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|Oracle Java CAPS BPEL Designer and Service Engine User's Guide Java CAPS Documentation|
Correlation mechanism is used to route messages to the right processes. The section describes how to define correlation.
The BPEL Service Engine runtime uses a mechanism called correlation to track the multiple, long-running exchanges of messages that typically take place between a BPEL process and its partner services. The correlation mechanism helps to route messages to appropriate process instances.
A message in a conversation is connected with a composite value made up of one or more properties defined in a WSDL file. A property is a field within a message identified by a query. Queries are specified by special constructs called property aliases.
Thus, correlation sets are used to support stateful collaboration between web services in a standardized, implementation independent way. Correlation sets rely on the correlation data tokens stored in the message envelopes, headers, or business documents themselves. The declaration of correlation relies on the declarative properties of messages.
The following terms apply to correlation:
Property — A property is an arbitrarily named token. It must be a simple type. It is defined in a WSDL file.
Property alias — A property alias is a rule that tells the BPEL runtime how to map data from a message into a property value. You can define several property aliases for a property that will be used as a correlation value. You would do this if the same property value needs to be mapped from more than one message, which is typical in correlation. For instance, if two different messages have the same part that you want to extract. Then you need one property and two property aliases - one for each message). Property aliases are defined in a WSDL file.
Correlation set — A correlation set is a compound key made up of one or more property values, actually it is a property set. The BPEL runtime uses this key to ensure that messages are routed to the right process instance for a particular conversation. A correlation set is defined in a BPEL file.
Correlations — Correlations mark the activities, identify the correlation sets by name and indicate which correlation sets occur in the messages being sent or received.
Correlation sets can be defined for the Process element. The defined correlation sets are then used by message activities (Invoke, Reply, and Receive), which describe a conversation between a process and a partner service.
Correlation sets on Invoke activities are used to verify that outbound messages contain data that is consistent with the data found within specified correlation set instances.
Correlation set names are also used in the onMessage branches of Pick elements and in the onEvent variant of event handlers.
There are two ways to define correlation:
Use the Correlation wizard which will automatically perform all the main steps. This is the most easy and convenient way to define correlation. Usually you do not have to know in details how does correlation work. The Wizard will make it for you.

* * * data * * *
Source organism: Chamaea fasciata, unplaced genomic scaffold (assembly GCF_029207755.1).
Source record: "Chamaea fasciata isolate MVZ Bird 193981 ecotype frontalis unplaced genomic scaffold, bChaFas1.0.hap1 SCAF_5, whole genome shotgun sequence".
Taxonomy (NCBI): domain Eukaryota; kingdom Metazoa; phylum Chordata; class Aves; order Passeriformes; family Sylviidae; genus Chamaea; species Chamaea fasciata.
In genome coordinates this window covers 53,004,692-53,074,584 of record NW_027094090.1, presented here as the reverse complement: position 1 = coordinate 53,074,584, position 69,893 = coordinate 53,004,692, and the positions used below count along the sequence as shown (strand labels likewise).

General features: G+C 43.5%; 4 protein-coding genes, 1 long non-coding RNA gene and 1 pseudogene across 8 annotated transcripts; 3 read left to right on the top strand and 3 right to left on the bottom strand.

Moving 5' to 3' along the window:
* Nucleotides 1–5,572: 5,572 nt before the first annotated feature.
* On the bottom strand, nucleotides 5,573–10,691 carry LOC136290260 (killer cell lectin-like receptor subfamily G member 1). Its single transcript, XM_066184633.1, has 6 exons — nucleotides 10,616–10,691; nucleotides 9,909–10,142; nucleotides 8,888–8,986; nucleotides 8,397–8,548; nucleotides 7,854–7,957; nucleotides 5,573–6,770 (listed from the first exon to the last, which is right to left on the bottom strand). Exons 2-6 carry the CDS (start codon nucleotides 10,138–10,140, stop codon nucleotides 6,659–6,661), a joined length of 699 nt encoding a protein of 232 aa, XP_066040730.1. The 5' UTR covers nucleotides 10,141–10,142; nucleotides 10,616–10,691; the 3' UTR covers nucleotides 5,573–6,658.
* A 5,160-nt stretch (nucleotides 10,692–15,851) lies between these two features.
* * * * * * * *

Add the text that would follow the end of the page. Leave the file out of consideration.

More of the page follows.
Define correlation manually
The Correlation Wizard is used to define correlations for two messaging activities, such as Invoke, Reply, Receive, OnEvent or onMessage branch of Pick element.
Note - The wizard is only used to create a correlation. You cannot use the wizard to edit a correlation.
The Correlation Wizard opens. If correlation is required for an activity, the Designer places a warning icon on the diagram.
Connect the messages parts that define correlation by selecting the node in the Output (source) pane and dragging your cursor to the appropriate node in the Input (destination) pane.
Note that properties and property aliases are written to a new WSDL file that you can see among the process files of the BPEL Module. The original WSDL file for the partner service is imported to the new WSDL. For all correlation created using the wizard, both properties and property aliases are written to this file. Partner WSDL files are imported. The correlation set defined in the BPEL file refers to the new WSDL.
To define a correlation set:
Alternatively, in the BPEL Logical View of the Navigator window, right-click the Correlation Sets node and choose Add Correlation Set.
By default, the Property Chooser dialog box only shows those files that have already been referenced in the process. However, the project may contain other WSDL and XSD files which have not yet been imported into the process. If you select a type for the new property that is defined in a non-imported file, the IDE will automatically add the required import to the BPEL process.
The correlation sets defined for the Process have global visibility. The name of a correlation set must be unique among the names of other correlation sets.
Yes – The activity must attempt to initiate the correlation set.
Join – The activity must attempt to initiate the correlation set if the correlation set is not yet initiated.
No – The activity must not attempt to initiate the correlation set. This is the default option.
From the Pattern drop-down list, select a pattern attribute to indicate whether the correlation applies to the outbound message (request), inbound message (response), or both (request-response).